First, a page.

In the Pictures at a Theological Exhibition Series I aim to provide brief summaries and reflections on the chapters of Kevin Vanhoozer’s work of the same title. Vanhoozer’s task in this book and my own task with Lead U have a great deal of overlap, so I hope in this series also to help elaborate on the mission of Lead U.
Vanhoozer begins his work with the claim that “theology exists to serve the church” (9). Yet the reality according to Vanhoozer is that many churches don’t want to accept theology’s help, instead treating it like a plague. According to Vanhoozer, “the way forward is to cultivate minds and hearts characterized not only by evangelical fidelity but also by convictional civility, hermeneutical humility and Christian charity” (9). Vanhoozer’s point suggests, all too correctly I’m afraid, that we lack civility in our convictions, we lack humility in our interpretations of Scripture, and we lack Christian charity in our interactions with believers and unbelievers alike.
Vanhoozer asserts that this book is an attempt to “ ‘stand in the breach’ (Ezek 22:30) between theology and the life of the church, theory and practice, knowledge and obedience—not simply to occupy space but to fill it by creating connections” (10). I am supportive of Vanhoozer’s goals in this respect; creating connections, especially between theology and “everyday life,” show that doctrine is part of the drama that we live out daily, not simply some intellectual endeavor for the Academy. I think the ability to connect doctrine to the life of the church is the most vital change that must occur in the next generation of believers. Far too many in the church have eschewed doctrine altogether, thinking it has nothing to do with our day-to-day lives. Many ask, “If I can share the gospel, why does anything else matter?” But almost equally vital is to once again connect the Academy to the Church. As the Academy and the Church go further in different directions, it becomes easier for the Church to think that doctrine is merely an intellectual endeavor. We need pastors who are theologians, theologians who are pastoral, and laypeople who love the Lord their God with all their hearts and with all their minds. Vanhoozer’s preface, as well as several of his other works (e.g., Drama of Doctrine, Pastor as Public Theologian, Faith Speaking Understanding), suggests that he has the same vision in mind.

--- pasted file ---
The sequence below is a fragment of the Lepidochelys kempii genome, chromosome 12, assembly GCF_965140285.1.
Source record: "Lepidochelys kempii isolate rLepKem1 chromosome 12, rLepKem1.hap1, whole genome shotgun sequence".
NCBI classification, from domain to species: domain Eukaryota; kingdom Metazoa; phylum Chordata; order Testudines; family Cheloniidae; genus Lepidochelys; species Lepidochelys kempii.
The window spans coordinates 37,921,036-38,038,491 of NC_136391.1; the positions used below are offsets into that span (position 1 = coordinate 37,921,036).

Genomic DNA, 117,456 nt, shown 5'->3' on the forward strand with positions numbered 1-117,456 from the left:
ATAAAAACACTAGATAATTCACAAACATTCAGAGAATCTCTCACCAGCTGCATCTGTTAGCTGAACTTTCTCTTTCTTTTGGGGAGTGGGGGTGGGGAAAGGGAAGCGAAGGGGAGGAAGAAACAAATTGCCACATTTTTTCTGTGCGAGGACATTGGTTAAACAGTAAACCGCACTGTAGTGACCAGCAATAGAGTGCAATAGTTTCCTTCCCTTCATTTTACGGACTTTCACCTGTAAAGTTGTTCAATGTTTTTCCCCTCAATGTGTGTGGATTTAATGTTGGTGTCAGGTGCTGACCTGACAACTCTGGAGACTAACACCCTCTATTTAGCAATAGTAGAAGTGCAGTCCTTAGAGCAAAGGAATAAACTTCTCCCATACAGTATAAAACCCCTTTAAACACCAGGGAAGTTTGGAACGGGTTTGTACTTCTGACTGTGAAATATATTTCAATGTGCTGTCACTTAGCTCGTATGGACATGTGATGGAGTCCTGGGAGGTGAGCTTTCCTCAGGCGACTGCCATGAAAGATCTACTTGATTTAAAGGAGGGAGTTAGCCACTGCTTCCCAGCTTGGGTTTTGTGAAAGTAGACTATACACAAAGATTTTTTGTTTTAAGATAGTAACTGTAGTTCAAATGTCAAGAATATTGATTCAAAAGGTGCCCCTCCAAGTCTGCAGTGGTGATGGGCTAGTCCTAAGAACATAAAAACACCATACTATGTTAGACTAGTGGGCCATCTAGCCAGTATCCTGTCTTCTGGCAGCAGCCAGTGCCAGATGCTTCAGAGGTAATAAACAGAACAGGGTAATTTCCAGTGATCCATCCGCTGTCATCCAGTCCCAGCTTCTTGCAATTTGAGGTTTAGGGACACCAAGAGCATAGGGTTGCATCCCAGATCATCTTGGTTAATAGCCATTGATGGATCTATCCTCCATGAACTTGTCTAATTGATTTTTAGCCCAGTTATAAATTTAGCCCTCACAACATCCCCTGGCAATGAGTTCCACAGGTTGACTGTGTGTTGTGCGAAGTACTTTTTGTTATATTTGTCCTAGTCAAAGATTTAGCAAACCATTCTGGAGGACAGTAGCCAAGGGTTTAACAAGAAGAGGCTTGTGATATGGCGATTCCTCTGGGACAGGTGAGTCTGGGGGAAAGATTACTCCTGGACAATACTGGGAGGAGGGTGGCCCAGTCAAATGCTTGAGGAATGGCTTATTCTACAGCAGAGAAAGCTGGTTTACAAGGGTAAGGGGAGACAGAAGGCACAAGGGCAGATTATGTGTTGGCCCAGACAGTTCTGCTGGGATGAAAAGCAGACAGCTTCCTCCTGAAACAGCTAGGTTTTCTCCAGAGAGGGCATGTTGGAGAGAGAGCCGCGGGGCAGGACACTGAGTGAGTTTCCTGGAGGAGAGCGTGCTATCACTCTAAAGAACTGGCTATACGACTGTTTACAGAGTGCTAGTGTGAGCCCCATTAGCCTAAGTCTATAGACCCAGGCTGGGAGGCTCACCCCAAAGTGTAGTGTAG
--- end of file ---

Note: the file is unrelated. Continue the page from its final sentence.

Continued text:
Vanhoozer then proposes that his book can be read in three ways. First, the essays are “portraits of the theologian at his ministerial task” (11). These portraits provide a type of “applied systematics” (12). Second, the book is his attempt to “rehabilitate doctrine for the church: a life and research project of theodramatic systematics” (12). Finally, the book serves as a “plea for incorporating the imagination into the work of theology as sapiential systematics” (12).
The key to accomplishing these three purposes lies in the evangelical imagination. Vanhoozer writes: “Doctrine is vital for the church’s health (salus) precisely because the understanding that faith gets from doctrine is eminently practical. In particular, I argue that we need to recover a biblically rooted, theologically formed imagination for the sake of the church’s worship, witness and wisdom” (12). Vanhoozer continues: “The point is to get doctrine into the lives of people, individuals and communities, and onto the field of contemporary culture, not least by waking the sleeping giant, the evangelical imagination, thereby giving long-dormant church bodies the Word-and-Spirit kiss of life” (13).
I am particularly thankful for Vanhoozer’s emphasis here on the evangelical imagination. I agree that the imagination must be cultivated if we are to bridge the gap between the head and the heart, whichever direction each one of us needs to move in order to find balance. Moreover, to take the truths of Scripture and apply them faithfully in our present context will require not a propensity for following detailed directions, but rather imaginatively creating outside the box. To use an analogy, we are not doing a Paint By Numbers, but rather a street artist caricature that requires spontaneity, observation, and imagination, but yet is still faithful to the “original” (i.e., the meaning of the text of Scripture).